SCOTT WAPNER: It is interesting, though, that you like emerging market equities, and the question that we asked the audience before we walked out on the stage, the majority like emerging market equities, as well, versus the U.S.

HOWARD MARKS: That's right. Well, look, they've been hit. They have been significantly hit, and the pendulum of opinion swings radically with regard to emerging markets. And in the last, you know, months or year or so, it has been on the negative side. How many things can you find today that are down? How many things can you find that are unloved? These are the things that Oaktree likes to emphasize, and this category is one of them.

SCOTT WAPNER: How are you positioned as it relates to high-yield?

HOWARD MARKS: Well, high-yield, we're a so-called long-only investor. We don't go short. This summer celebrates my 40th year in high-yield bonds, and we are --

SCOTT WAPNER: No better person to ask that question.

HOWARD MARKS: We are primarily single B investors. We think that CCC introduces too much risk, and BB gives up too much yield. So we like the B. And rather than -- you know, we have a motto at Oaktree: If we avoid the losers, the winners take care of themselves. And that emerged primarily from my experience with high-yield bonds. So we try to buy a portfolio that yields almost as much as a nonselected portfolio, but with a lot less credit risk.

SCOTT WAPNER: At the end of the year, is the stock market going to be higher than it is today, or lower?


SCOTT WAPNER: Typical Howard Marks answer. So give me your riff. We have -- let's just say we have 30 seconds left before we go. What's your riff on Bitcoin? We've heard some conversation today, you're going to hear more of it later on some panels, as well.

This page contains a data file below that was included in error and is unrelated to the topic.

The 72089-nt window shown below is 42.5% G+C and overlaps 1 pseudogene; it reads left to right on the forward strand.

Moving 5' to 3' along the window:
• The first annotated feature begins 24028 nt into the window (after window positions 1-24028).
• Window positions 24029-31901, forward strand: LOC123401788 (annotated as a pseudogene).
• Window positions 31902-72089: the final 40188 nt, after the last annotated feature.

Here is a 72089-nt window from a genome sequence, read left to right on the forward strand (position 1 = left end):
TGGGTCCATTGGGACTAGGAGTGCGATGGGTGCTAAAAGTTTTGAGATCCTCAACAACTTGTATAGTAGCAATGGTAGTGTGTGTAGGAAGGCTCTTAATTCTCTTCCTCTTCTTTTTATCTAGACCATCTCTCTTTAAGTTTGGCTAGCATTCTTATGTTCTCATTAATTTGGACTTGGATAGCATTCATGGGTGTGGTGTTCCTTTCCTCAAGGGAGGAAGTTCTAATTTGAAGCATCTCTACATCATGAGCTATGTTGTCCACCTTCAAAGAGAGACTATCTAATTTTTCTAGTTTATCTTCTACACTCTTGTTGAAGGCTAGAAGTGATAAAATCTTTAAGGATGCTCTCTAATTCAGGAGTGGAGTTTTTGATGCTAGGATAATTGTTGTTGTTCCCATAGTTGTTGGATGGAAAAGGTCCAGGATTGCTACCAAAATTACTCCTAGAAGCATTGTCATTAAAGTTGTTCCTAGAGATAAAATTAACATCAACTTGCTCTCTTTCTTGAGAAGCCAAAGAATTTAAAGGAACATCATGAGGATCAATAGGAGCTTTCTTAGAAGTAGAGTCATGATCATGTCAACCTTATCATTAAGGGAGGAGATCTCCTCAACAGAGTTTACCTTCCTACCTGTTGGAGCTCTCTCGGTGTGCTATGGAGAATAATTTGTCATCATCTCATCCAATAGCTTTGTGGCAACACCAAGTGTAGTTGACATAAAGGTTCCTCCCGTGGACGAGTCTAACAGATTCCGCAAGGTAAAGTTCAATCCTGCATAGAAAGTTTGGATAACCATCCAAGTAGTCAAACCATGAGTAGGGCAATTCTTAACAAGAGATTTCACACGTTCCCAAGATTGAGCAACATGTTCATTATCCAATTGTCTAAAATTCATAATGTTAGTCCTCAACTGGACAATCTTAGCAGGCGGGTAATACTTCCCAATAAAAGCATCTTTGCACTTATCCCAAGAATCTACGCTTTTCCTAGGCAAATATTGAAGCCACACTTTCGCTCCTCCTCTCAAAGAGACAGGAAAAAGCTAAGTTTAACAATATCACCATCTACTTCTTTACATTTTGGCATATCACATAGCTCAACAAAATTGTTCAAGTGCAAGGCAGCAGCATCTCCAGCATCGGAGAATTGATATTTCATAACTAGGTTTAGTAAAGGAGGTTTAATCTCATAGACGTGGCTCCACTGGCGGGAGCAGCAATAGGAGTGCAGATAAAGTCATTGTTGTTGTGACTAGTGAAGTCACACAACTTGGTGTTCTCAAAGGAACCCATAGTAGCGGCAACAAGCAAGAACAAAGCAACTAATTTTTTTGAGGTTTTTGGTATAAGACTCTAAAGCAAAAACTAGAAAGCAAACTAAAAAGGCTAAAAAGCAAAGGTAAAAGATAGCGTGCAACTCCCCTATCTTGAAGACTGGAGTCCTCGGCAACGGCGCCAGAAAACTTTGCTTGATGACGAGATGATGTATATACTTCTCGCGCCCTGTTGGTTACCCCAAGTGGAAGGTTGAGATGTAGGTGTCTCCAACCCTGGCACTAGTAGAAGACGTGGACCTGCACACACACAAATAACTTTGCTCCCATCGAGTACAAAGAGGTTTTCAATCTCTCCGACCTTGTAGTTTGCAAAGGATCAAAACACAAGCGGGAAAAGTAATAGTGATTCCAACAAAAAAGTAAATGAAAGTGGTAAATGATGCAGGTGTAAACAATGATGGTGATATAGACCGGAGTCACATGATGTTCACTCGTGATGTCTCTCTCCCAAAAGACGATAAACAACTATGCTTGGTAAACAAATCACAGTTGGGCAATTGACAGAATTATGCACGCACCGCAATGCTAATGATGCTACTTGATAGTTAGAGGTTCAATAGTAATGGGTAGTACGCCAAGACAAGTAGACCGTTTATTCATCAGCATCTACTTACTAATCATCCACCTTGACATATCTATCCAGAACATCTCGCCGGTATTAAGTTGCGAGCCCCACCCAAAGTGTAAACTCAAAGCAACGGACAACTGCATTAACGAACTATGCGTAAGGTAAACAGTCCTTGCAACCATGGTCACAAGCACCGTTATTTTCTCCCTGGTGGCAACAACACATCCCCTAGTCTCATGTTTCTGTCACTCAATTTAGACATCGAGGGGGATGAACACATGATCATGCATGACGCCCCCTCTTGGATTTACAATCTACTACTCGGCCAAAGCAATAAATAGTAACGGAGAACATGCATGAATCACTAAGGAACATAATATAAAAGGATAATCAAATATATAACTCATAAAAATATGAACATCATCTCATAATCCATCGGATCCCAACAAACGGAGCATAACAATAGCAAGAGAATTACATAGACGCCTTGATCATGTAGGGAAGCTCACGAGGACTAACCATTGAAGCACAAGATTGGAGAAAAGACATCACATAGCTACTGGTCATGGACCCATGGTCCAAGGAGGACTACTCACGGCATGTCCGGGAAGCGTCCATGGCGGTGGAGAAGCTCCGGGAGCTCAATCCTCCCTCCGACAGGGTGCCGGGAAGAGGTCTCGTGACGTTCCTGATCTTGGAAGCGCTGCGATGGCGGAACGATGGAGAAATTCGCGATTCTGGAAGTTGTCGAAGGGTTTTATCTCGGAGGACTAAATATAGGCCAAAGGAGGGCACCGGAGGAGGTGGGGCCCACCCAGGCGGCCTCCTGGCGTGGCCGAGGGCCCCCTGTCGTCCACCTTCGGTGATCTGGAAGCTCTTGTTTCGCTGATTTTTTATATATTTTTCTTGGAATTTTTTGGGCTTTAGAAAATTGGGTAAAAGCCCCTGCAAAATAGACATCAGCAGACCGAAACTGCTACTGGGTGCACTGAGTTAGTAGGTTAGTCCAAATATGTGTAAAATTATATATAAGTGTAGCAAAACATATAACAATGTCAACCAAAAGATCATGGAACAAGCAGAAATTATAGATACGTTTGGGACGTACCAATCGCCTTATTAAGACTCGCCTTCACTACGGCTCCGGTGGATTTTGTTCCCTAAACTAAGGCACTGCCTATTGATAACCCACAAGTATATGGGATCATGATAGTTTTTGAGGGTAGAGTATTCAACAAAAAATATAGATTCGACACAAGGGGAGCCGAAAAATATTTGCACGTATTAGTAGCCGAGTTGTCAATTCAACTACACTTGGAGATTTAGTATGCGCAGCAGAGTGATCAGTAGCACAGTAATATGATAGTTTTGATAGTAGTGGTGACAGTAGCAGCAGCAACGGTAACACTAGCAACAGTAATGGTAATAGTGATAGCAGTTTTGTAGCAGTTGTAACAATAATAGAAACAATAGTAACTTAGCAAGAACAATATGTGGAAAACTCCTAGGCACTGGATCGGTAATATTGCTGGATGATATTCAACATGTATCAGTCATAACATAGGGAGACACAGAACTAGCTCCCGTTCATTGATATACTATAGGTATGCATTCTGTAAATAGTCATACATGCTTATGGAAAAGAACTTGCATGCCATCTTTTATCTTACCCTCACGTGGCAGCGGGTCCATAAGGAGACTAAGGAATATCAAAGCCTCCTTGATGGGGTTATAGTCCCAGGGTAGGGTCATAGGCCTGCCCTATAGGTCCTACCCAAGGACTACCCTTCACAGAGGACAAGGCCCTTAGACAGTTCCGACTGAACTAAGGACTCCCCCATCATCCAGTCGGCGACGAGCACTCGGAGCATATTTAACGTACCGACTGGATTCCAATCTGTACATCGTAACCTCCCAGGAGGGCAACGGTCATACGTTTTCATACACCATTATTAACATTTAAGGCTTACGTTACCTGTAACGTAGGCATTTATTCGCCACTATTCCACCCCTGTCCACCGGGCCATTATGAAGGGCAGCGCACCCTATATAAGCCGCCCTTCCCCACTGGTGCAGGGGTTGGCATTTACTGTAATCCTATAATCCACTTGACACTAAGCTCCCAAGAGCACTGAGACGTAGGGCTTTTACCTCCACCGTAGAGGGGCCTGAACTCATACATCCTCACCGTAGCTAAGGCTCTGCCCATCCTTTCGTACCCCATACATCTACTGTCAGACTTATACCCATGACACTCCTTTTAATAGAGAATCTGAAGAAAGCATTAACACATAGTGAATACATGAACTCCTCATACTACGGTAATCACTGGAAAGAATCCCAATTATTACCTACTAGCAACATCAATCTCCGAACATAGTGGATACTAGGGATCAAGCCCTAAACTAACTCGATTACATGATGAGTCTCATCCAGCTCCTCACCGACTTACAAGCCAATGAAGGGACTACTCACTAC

HOWARD MARKS: Well, you know, I wrote some memos and touched on Bitcoin a year ago. And, as my dad used to tell the joke, Bitcoin is not an investing sardine, it's a trading sardine. And the people who are buying Bitcoin are buying it because they think that somebody else will buy it from them at a higher price; not because they can specify its intrinsic benefit, not because they can judge the intrinsic value, but only because they think it's going up. And why will somebody else pay them more than they paid for it? Well, because they think somebody will pay them more than they paid for it. This is what we called, when I was a kid, the greater fool theory. And I think that this is a trading -- a speculative medium, and I think that that's what Bitcoin is. And last year showed that it can have great years. But in the long run, I think it will be shown not to have any substance.

SCOTT WAPNER: Can't thank you enough for your time. It was great having you here at Delivering Alpha. Howard Marks.

Leave a Comment